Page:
Maintaining the Originality of the Tenganan Pegringsingan Traditional Village

Bali was known for it’s strong culture and also known as the Island of the Gods, where it became an attraction for many foreigners. But in this new era, keeping those communities to pay attention to the culture and tradition was not easy.

Tenganan Village is one of the three villages of Bali Aga, a traditional village in Bali that still maintains it’s traditions, both from the lifestyle of the community. Forms of large buildings and yards, building layout to the location of the temple are made by following traditional rules that have been maintained from generation to generation.

02-Menjaga Desa Adat Tenganan Pegringsingan

The two monuments in the village represent that this village, which is between two hills, existed in the early 11th century. At that time, Tenganan Village became a holy place where people from other villages came and prayed. Physically, in this traditional village, there is a temple or holy place that was believed as a relic of the Megalithic era. The uniqueness of this village was under the management system which is governed by the community itself. Leadership in Tenganan was not elected by the community, but determined based on the age level of the marriage. Residents who married earlier had a greater chance to become the head of custom.

According to I Putu Wiadnyana, the head of tourism management for Tenganan Pegringsingan Village, residents who are married to fellow Tenganans are required to become members of the Kram Deso, a core institution in the village governance that at certain levels functions as the tradition head. “Apart from the community order, we also have several temples in the Parahyangan system, which have distinctive and unique structures and shapes. Pura Yasanti, for example, has a stone throne for worship. We also don’t know about the level structure”, Wiadnyana explained.

Tenganan residents routinely carry out various traditional ceremonies. One of them was a ceremony to increase the status of children to adults. If a man marries before going through the maturity ceremony, he will be excluded from the membership of the native Tenganan. “We impose various discipline according to the mistake. For example, the logging activity was very strict, you have to ask for a permit. If it is proven that the residents are doing illegal logging, they will be fined and dismissed from Krama Deso because they are considered stealing”, explained Wiadnyana.

This village, which is located in Manggis District, Karangasem, implements a community grouping system based on their location. The local community live in the West or Bedauh, meanwhile foreigners and migrants live in the Bedangin or East area. Citizens between groups may interact, but immigrants and residents who have been expelled were not allowed to buy or own land in Tenganan.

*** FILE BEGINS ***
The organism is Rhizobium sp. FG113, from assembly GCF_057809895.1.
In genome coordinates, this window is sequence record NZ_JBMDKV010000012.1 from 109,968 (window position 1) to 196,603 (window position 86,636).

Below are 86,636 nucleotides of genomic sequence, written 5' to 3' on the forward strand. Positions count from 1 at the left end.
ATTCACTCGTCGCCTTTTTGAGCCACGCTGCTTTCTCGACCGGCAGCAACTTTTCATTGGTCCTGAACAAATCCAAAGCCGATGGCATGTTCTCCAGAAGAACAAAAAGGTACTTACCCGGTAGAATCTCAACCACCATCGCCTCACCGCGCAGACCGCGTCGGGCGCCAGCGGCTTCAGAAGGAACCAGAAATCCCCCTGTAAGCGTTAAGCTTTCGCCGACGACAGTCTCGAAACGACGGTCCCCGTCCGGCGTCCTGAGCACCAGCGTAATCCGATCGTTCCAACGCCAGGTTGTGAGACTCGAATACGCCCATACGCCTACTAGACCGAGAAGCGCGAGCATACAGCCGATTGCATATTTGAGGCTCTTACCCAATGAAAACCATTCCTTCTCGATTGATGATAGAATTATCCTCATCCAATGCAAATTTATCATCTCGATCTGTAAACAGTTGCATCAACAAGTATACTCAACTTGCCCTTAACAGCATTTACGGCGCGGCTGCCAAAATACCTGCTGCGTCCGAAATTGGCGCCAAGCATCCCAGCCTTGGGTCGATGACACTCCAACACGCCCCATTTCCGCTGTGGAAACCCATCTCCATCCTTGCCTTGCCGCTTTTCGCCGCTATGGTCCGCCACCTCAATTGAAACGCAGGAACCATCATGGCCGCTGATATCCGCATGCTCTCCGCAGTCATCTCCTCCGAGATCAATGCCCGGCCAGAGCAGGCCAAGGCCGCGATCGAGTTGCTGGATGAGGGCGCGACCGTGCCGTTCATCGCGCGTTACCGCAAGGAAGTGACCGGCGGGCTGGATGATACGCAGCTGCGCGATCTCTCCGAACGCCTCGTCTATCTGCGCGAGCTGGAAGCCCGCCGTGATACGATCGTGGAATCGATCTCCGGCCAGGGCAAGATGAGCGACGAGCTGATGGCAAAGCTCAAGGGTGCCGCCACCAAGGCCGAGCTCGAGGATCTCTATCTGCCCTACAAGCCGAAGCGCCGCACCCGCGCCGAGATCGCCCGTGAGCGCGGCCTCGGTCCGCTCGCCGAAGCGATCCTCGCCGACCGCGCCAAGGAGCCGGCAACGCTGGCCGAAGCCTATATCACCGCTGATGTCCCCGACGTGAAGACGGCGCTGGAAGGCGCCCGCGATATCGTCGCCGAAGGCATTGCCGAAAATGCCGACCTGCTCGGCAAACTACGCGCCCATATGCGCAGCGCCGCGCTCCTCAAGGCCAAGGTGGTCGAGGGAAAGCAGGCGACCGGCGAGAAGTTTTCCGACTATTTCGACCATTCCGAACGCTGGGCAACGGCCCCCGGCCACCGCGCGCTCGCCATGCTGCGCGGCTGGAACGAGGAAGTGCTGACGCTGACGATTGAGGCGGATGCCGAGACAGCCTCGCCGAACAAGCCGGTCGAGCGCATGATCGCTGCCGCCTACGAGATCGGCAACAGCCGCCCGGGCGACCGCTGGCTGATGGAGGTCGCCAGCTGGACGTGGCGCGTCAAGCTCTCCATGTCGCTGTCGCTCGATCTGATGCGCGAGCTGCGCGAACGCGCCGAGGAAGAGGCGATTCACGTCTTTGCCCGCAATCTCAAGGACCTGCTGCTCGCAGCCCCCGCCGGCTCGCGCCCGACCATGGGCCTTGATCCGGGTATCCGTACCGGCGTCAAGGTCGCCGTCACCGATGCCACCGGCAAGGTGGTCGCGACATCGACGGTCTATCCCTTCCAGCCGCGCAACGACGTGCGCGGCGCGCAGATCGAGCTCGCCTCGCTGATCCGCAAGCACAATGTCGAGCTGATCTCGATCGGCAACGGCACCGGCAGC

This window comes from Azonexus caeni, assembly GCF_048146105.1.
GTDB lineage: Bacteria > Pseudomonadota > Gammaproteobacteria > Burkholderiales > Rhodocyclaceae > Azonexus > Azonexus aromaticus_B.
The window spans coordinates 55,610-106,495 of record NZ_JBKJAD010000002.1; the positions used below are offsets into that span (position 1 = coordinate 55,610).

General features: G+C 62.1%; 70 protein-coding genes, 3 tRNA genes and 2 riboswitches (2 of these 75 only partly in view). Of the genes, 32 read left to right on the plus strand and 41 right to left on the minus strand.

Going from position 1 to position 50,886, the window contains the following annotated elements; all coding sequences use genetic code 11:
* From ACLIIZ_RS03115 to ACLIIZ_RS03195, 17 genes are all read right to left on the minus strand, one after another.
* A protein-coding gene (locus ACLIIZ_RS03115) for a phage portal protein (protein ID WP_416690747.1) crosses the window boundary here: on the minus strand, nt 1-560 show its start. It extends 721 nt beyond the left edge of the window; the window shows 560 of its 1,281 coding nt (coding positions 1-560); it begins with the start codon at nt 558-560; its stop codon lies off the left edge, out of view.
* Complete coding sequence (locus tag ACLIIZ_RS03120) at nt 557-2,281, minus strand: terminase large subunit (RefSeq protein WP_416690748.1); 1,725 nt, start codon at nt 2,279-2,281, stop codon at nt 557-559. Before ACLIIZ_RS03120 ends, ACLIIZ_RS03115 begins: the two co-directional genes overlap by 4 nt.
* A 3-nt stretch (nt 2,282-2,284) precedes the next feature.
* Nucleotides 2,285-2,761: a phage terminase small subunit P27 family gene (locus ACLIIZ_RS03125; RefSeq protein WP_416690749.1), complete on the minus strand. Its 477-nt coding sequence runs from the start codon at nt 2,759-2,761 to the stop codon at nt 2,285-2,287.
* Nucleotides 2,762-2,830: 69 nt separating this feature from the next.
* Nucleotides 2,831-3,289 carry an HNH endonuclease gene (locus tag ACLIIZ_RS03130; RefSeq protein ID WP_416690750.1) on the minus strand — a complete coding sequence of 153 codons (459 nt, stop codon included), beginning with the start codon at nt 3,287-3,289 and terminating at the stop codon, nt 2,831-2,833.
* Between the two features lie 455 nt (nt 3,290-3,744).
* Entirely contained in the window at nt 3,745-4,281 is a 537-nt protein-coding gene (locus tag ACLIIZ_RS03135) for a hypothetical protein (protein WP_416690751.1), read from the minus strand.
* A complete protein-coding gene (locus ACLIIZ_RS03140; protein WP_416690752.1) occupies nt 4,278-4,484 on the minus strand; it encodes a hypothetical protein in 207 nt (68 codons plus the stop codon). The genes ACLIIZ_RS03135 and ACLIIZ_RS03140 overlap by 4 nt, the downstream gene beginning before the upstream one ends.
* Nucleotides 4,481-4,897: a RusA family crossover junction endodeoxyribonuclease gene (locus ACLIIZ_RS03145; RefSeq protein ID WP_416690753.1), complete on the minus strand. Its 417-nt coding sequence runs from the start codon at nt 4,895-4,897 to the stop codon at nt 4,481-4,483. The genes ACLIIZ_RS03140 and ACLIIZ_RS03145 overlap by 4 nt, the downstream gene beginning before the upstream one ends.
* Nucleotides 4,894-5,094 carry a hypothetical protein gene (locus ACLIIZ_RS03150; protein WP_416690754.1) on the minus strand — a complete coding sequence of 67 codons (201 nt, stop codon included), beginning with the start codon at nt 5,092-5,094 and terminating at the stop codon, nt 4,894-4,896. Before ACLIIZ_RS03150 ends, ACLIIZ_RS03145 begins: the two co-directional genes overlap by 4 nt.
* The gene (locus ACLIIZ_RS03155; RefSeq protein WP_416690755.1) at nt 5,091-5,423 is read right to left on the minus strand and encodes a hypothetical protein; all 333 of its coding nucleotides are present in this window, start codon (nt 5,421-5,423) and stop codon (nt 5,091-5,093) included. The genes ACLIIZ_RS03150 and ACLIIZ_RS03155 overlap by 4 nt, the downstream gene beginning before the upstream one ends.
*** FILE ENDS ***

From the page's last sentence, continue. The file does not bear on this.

Since the 1900s, travelers have come to the village because they are attracted by their traditions. “We still think that tourism is the core of this village’s authenticity. That’s why we don’t polish ourselves to be a tourist spot, living by just what it is. What arises is a sense of responsibility to maintain the sanitation of the environment and the desire to organize village roads including preparing a room so that visitors may feel comfortable and safe”, said Wiadnyana.

“The government then provided assistance by setting up stands to sell souvenirs and Pegringsingan cloth, which are only authentic made in this village. Before the pandemic, many villagers were selling lontar and cloth throughout the village, but now not anymore. Income from tourism plays a big role. Even though they do not apply for tickets, the funds from the donation system alone are quite widely used to finance village activities. “There is clearly a pandemic impact, some activities must be simplified according to current conditions and concerns”, he continued.

The sense of belonging to continue and develop tourism within the Tenganan tradition continues. “We hope that tourism will recover soon. We would like to have an official online channel to provide information about this village complete with a ceremonial calendar. Moreover, we also want to build physical facilities in the form of houses built using the original Tenganan materials, techniques and furniture. The land has been prepared but it takes funds around 200-300 million IDR to make it happen”, concluded Wiadnyana.